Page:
Accents,,, To Include or Not? So sorry, but you simply can’t avoid using accent marks in written Spanish. A word is not considered properly written if it needs an accent and you omit it, and sometimes omitting it completely changes the meaning of what you’ve written. The good news is that it is easy to master when to use accents.
Before we begin, here’s a hint on being able to easily include accents with your computer. (This may vary depending on your computer make and model.) Go to My Computer, Control Panel, Regional & Language, Keyboards & Languages. Here you can add Spanish as an alternate keyboard. Down at the bottom of your screen you should see EN (you may have to use the left caret to display the language icons). Click the EN, and the ES (Spanish choice) will come up. Make sure that it stays there, and then just type normally in your email or Word. To add an accent to a, e, I or u, type the left bracket key. The carriage. will not move. Then just type an a, and an accent will appear over it as á. It’s the same for all the other vowels. It’s like magic, so have fun with it. The ñ is found at the semicolon, colon key. The upside down question mark is found at the plus sign, and the upside down exclamation point is the plus sign with the shift key. Your keyboard will be different, and you will have to explore a little to find out where things such as apostrophes have moved, but you will have all the tools you need.
The main use of the accent is to show you where the stress falls. The basic rules are:
1. If a word ends in a vowel, N or S, the natural stress will fall on the next to last syllable.
2. If a word ends in a consonant (except N or S) the stress falls on the last syllable. If a word is not pronounced according to these two rules, it needs a written accent over the syllable which is stressed in the way the word is actually said. Analyze these examples: HoTEL, HAblan, primaVEra, baRAto, haBLAR, JoSÉ, francÉS. The last two words do not follow the rules, and so need a written accent.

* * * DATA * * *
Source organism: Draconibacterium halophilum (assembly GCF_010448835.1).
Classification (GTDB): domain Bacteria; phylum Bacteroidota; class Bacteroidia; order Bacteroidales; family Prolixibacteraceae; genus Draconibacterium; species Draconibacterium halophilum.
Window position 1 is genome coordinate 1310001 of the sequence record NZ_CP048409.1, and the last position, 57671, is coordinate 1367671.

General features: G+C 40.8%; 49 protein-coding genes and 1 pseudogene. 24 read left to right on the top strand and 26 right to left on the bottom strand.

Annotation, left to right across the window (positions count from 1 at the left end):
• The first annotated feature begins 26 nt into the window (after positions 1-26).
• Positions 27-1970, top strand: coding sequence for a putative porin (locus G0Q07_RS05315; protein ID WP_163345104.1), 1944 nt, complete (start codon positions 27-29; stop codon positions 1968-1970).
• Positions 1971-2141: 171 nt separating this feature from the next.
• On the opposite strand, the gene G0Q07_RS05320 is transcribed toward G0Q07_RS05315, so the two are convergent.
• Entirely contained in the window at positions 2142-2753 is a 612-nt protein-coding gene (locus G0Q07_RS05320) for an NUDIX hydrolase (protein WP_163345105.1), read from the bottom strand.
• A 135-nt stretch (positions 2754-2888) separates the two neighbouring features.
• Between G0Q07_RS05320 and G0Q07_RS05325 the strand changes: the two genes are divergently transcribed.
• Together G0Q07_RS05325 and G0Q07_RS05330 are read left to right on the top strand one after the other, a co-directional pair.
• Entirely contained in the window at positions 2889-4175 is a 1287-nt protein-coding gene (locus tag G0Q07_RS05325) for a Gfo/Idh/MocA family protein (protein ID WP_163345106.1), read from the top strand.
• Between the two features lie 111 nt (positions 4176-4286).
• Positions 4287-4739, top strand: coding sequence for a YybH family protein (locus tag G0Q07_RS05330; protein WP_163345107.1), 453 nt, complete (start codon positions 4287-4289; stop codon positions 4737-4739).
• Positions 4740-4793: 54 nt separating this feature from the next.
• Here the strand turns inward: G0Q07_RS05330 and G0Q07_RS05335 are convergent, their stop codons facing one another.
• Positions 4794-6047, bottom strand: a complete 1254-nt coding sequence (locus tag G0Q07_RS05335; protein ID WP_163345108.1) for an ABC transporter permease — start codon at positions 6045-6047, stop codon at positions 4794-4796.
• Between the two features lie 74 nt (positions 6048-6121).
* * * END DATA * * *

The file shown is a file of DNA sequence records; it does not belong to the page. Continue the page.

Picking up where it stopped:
Another use of accents is to distinguish between words which sound alike, but have different meanings. These will sound the same in speaking, but in writing, the difference will be an accent to denote which meaning you choose: si, if; sÍ, yes de, of or from; dé, the command form for usted of the verb dar el, the; él, he mi, my; mí, me te, you as in Te quiero; té, tea (as in brewed or iced) tu, your; tú, you
Accents are also used with demonstratives or the pointing out words such as this book, that book, that book over there. When they’re used with the noun itself (book), they don’t have accents and are stated as este libro, ese libro, aquel libro. However, if you want to drop the noun (in English we would say this one, that one), just add an accent, and they can stand alone. Éste (this one), ése (that one), aquél. Think of the accent mark as giving it the strength to stand alone.
Yet another use of accents comes up with question asking words or interrogatives. Who, what, when, where, how, how many, why, which. All have accents when in questions in Spanish. Quién, qué, cuándo, dónde, cómo, cuántos, por qué, cuál. Note that when these words are not a question, they become relative pronouns and will lose the accent. ¿Dónde está tu casa? La casa en donde vivo está en la Colonia Miraval. ¿Qué tienes en la mano? El libro que tengo es tuyo.
A final use of the accent is over the letter O when meaning or between numbers. If you write Tengo 5 o 6 páginas it can look like the number 506. To avoid this write it this way Tengo 5 ó 6 páginas.